Friday, January 26, 2007

We want our marbles back

Elgin marbles 8, original image uploaded to Flickr by mharrsch.

This news story has caught my eye over the past few days. It describes the sale by Christie's of a collection of paintings once owned by King George I of Greece. Greek officials had asked the auction house to stop the sale as they suggested that buyers would face legal action if the paintings had been illegally exported from Greece.

This story is reminiscent of the Elgin Marbles debate. This is used as a topic in Key stage 3 ICT in which 'Reliability, Validity and Bias' are taught. This specific instance is an emotive topic that students can easily identify with, given a little explanation, as opposed to other more controversial topics such as abortion, fox-hunting and vegetarianism. It also means that research on this topic, whilst resulting in a wealth of information from 2 polarised viewpoints, is less likely to be offensive than the other topics mentioned earlier - this makes it perfectly suited for study within school. Add to the mix stories like this recent one, where a Swedish lady returned a piece of marble to Greece, that some say weaken the case for the Elgin Marbles to stay in Britain and you have an excellent discussion point for students.

My means of covering this topic makes use of the Elgin Marbles, but is taught using a Webquest. First devised by Bernie Dodge, a professor at San Diego University, Webquests are powerful tools to aid learning. Students are made to work collaboratively to solve problems where their corporate actions are monitored and affect the grading of the whole group. A typical Webquest sees students working in groups of 4 each of them taking on specific and different roles. The highly structured format of a Webquest presents the user with all the information they need in the form of:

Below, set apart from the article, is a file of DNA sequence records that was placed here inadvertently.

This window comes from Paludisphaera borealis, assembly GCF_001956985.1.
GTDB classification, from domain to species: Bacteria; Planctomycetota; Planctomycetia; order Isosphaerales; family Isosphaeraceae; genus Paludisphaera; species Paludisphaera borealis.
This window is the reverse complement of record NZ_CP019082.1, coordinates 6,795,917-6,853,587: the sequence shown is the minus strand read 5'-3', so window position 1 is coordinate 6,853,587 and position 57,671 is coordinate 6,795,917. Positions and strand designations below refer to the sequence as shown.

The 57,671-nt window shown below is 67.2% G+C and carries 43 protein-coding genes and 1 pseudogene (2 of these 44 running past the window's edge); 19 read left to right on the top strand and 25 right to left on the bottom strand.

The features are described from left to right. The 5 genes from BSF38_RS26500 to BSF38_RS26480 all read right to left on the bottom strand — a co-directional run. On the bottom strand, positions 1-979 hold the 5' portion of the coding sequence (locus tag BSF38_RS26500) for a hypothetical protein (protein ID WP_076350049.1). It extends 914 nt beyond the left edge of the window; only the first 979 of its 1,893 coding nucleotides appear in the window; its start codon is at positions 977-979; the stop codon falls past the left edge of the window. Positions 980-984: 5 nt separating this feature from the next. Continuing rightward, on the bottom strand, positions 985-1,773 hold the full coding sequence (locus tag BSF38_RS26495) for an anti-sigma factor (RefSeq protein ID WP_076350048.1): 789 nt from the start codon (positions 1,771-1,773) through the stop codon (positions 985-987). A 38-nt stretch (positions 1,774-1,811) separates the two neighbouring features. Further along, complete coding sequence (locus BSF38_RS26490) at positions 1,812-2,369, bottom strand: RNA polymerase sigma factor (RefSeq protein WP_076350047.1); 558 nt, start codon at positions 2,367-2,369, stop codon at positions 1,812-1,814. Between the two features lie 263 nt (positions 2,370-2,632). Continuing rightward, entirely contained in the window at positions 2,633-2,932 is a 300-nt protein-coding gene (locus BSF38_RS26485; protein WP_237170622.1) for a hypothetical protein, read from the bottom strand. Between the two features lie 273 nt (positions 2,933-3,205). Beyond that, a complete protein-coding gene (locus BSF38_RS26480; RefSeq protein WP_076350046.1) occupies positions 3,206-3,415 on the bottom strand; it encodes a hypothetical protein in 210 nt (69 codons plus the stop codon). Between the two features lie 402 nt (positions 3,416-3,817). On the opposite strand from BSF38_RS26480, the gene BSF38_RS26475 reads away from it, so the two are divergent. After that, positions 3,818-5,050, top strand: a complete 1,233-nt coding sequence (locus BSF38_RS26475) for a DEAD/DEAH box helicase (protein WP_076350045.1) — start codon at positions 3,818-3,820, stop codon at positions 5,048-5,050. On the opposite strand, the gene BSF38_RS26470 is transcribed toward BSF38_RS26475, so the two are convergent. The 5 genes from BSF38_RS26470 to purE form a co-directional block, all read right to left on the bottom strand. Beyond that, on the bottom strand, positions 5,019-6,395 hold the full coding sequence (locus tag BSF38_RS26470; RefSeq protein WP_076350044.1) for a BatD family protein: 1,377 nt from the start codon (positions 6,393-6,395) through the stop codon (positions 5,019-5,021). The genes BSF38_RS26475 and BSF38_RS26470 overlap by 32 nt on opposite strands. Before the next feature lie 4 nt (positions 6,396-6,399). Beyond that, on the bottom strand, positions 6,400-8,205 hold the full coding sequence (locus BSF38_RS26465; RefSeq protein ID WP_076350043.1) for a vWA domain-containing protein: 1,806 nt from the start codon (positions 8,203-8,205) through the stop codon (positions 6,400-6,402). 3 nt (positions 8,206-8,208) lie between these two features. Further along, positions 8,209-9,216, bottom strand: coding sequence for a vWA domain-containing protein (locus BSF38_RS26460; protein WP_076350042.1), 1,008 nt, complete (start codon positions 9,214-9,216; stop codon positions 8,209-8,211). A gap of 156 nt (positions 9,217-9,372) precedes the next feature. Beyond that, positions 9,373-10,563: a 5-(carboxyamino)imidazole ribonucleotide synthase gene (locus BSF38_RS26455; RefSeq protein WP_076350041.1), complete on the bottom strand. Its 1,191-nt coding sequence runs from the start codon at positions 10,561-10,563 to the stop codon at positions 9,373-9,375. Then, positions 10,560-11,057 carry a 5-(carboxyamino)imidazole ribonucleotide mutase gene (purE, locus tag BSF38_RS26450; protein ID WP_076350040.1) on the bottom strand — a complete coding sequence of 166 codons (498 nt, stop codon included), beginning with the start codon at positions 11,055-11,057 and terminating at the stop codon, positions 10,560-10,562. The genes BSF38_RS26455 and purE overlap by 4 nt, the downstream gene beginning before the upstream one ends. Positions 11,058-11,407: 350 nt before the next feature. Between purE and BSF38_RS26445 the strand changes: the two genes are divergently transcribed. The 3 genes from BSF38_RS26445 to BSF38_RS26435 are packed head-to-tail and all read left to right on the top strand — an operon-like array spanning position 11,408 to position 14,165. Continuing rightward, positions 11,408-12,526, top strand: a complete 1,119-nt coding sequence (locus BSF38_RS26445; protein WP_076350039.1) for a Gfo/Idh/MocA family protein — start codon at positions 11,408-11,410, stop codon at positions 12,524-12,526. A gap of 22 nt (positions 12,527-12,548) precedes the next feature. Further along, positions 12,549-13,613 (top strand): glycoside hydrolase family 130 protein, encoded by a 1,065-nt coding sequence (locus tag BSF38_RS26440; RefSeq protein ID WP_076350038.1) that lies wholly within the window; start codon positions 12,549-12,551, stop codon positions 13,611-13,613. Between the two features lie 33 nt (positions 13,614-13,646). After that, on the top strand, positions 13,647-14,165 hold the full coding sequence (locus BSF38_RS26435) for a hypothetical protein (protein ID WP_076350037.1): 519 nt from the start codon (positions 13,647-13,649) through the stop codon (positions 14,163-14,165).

• Introduction
  • Task
  • Process
  • Evaluation
  • Conclusion
  • Teacher Page

This uses constructivist teaching theory in which students are virtually set loose to explore the topic, giving rise to constantly unique end products.

I use this Webquest to cover the 'Reliability' topic and many other similar Webquests can be found here (and UK ones here). Bernie has set up a utility to allow you to create your own Webquests here at Questgarden. The Webquest I use is extremely engaging and the students especially identify with the Dr Doug N. Deep archeologist as Indiana Jones's classroom is situated within our ICT department - oh yes it is!

Students carry out research in their allocated area and all research the way in which the Elgin marbles debate has unfolded and then try to apply that knowledge to the Webquest scenario which is set in Egypt and concerns the discovery of a pharoah's remains.

Webquests are always the most engrossing and engaging tool I use when teaching. I have never seen pupils work as hard as they do when carrying out Webquests. I urge you all to give them a go.

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